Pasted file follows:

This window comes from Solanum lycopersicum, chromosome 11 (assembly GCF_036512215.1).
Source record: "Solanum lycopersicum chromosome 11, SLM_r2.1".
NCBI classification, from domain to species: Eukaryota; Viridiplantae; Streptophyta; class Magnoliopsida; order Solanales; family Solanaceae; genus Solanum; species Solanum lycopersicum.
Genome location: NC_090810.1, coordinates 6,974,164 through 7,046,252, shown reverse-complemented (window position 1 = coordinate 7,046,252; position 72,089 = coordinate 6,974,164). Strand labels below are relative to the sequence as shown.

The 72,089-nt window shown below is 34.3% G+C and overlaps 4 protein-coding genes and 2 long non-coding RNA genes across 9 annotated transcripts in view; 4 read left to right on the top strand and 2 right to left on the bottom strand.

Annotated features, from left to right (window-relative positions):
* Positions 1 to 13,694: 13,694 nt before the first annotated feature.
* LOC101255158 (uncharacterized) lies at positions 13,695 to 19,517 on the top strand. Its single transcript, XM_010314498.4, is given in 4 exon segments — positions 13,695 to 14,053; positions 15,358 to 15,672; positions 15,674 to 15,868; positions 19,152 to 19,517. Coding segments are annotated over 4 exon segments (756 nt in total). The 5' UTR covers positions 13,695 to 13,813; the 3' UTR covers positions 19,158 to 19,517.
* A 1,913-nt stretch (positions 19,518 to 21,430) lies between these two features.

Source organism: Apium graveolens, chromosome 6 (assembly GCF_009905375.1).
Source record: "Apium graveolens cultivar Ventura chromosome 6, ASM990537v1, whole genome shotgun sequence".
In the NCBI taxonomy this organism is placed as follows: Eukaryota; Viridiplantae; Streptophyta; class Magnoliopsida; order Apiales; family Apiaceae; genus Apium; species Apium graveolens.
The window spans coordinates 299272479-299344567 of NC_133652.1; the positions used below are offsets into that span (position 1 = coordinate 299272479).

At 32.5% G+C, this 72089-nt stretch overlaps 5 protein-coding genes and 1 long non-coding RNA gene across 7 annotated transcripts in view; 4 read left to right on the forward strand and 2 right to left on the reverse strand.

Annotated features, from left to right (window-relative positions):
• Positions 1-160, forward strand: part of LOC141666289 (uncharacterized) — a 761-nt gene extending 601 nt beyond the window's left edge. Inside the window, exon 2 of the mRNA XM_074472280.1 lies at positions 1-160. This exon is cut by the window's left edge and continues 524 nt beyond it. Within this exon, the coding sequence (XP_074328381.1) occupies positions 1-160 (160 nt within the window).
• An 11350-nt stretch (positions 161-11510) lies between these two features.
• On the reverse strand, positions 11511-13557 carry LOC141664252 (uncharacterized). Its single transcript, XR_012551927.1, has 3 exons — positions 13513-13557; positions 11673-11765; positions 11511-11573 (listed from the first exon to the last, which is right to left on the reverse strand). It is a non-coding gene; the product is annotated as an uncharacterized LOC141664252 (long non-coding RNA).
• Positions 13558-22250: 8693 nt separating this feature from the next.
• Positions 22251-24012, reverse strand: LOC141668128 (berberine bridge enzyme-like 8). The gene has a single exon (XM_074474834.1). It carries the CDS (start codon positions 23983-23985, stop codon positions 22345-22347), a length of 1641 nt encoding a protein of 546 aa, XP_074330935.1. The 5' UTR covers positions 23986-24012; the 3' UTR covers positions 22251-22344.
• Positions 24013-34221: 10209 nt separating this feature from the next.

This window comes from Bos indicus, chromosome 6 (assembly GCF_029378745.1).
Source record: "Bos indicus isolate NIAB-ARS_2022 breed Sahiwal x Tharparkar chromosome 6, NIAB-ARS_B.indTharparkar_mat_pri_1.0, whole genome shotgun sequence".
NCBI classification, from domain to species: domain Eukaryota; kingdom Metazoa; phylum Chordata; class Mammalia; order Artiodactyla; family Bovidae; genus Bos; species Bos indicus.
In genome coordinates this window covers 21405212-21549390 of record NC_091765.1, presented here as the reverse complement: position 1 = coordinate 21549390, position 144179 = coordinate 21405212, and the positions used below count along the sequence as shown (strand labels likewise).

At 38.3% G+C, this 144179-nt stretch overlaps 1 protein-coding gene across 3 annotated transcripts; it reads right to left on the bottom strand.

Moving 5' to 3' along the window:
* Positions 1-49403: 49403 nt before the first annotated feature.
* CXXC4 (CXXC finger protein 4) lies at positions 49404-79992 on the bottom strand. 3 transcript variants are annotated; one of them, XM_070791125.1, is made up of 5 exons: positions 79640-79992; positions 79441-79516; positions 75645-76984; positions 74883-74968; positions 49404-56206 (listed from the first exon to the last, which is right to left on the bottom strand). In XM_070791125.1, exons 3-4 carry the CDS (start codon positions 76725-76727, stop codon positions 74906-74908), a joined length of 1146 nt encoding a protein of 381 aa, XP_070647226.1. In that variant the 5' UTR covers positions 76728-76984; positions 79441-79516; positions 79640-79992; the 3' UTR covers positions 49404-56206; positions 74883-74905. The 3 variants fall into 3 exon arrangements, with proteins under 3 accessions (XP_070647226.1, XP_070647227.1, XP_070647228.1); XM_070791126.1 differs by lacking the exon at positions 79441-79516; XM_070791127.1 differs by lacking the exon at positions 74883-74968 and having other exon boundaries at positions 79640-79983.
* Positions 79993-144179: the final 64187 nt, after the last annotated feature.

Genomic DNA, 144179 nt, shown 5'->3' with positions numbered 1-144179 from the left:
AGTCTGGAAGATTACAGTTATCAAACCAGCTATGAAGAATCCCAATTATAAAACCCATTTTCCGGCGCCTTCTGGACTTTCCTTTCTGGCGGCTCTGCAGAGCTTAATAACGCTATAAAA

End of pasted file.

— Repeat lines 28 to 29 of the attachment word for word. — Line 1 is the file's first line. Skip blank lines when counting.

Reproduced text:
* Positions 1-49403: 49403 nt before the first annotated feature.
* CXXC4 (CXXC finger protein 4) lies at positions 49404-79992 on the bottom strand. 3 transcript variants are annotated; one of them, XM_070791125.1, is made up of 5 exons: positions 79640-79992; positions 79441-79516; positions 75645-76984; positions 74883-74968; positions 49404-56206 (listed from the first exon to the last, which is right to left on the bottom strand). In XM_070791125.1, exons 3-4 carry the CDS (start codon positions 76725-76727, stop codon positions 74906-74908), a joined length of 1146 nt encoding a protein of 381 aa, XP_070647226.1. In that variant the 5' UTR covers positions 76728-76984; positions 79441-79516; positions 79640-79992; the 3' UTR covers positions 49404-56206; positions 74883-74905. The 3 variants fall into 3 exon arrangements, with proteins under 3 accessions (XP_070647226.1, XP_070647227.1, XP_070647228.1); XM_070791126.1 differs by lacking the exon at positions 79441-79516; XM_070791127.1 differs by lacking the exon at positions 74883-74968 and having other exon boundaries at positions 79640-79983.